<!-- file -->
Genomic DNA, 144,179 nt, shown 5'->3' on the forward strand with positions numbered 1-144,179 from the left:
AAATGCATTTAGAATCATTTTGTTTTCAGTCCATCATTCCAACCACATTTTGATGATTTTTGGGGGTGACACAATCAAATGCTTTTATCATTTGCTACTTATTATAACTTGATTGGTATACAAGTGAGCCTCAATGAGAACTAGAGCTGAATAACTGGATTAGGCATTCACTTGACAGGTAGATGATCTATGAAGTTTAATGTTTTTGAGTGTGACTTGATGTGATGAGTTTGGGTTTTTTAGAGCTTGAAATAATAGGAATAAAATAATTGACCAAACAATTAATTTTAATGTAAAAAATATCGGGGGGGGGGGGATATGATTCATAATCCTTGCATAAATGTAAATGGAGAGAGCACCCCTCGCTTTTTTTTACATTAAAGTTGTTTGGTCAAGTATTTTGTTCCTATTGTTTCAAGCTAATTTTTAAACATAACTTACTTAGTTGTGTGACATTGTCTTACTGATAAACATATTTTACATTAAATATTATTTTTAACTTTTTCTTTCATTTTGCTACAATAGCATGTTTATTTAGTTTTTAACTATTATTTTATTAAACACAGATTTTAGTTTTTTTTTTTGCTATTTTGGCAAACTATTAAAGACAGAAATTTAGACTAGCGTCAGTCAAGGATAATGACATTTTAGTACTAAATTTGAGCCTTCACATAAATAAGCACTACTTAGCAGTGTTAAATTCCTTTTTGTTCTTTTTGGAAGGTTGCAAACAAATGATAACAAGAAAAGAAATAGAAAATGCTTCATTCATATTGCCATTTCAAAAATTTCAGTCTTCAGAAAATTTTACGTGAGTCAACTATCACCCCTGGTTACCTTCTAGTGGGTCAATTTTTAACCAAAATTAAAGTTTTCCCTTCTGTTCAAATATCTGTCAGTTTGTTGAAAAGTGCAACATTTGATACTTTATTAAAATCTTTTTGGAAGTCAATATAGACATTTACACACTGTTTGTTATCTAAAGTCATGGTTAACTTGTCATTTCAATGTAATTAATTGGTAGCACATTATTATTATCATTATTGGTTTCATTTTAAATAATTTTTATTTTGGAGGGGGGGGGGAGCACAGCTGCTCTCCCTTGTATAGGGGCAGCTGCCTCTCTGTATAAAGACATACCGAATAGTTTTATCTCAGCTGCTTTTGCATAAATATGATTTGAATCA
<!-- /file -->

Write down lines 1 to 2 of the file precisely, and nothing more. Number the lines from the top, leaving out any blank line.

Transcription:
Genomic DNA, 144,179 nt, shown 5'->3' on the forward strand with positions numbered 1-144,179 from the left:
AAATGCATTTAGAATCATTTTGTTTTCAGTCCATCATTCCAACCACATTTTGATGATTTTTGGGGGTGACACAATCAAATGCTTTTATCATTTGCTACTTATTATAACTTGATTGGTATACAAGTGAGCCTCAATGAGAACTAGAGCTGAATAACTGGATTAGGCATTCACTTGACAGGTAGATGATCTATGAAGTTTAATGTTTTTGAGTGTGACTTGATGTGATGAGTTTGGGTTTTTTAGAGCTTGAAATAATAGGAATAAAATAATTGACCAAACAATTAATTTTAATGTAAAAAATATCGGGGGGGGGGGGATATGATTCATAATCCTTGCATAAATGTAAATGGAGAGAGCACCCCTCGCTTTTTTTTACATTAAAGTTGTTTGGTCAAGTATTTTGTTCCTATTGTTTCAAGCTAATTTTTAAACATAACTTACTTAGTTGTGTGACATTGTCTTACTGATAAACATATTTTACATTAAATATTATTTTTAACTTTTTCTTTCATTTTGCTACAATAGCATGTTTATTTAGTTTTTAACTATTATTTTATTAAACACAGATTTTAGTTTTTTTTTTTGCTATTTTGGCAAACTATTAAAGACAGAAATTTAGACTAGCGTCAGTCAAGGATAATGACATTTTAGTACTAAATTTGAGCCTTCACATAAATAAGCACTACTTAGCAGTGTTAAATTCCTTTTTGTTCTTTTTGGAAGGTTGCAAACAAATGATAACAAGAAAAGAAATAGAAAATGCTTCATTCATATTGCCATTTCAAAAATTTCAGTCTTCAGAAAATTTTACGTGAGTCAACTATCACCCCTGGTTACCTTCTAGTGGGTCAATTTTTAACCAAAATTAAAGTTTTCCCTTCTGTTCAAATATCTGTCAGTTTGTTGAAAAGTGCAACATTTGATACTTTATTAAAATCTTTTTGGAAGTCAATATAGACATTTACACACTGTTTGTTATCTAAAGTCATGGTTAACTTGTCATTTCAATGTAATTAATTGGTAGCACATTATTATTATCATTATTGGTTTCATTTTAAATAATTTTTATTTTGGAGGGGGGGGGGAGCACAGCTGCTCTCCCTTGTATAGGGGCAGCTGCCTCTCTGTATAAAGACATACCGAATAGTTTTATCTCAGCTGCTTTTGCATAAATATGATTTGAATCA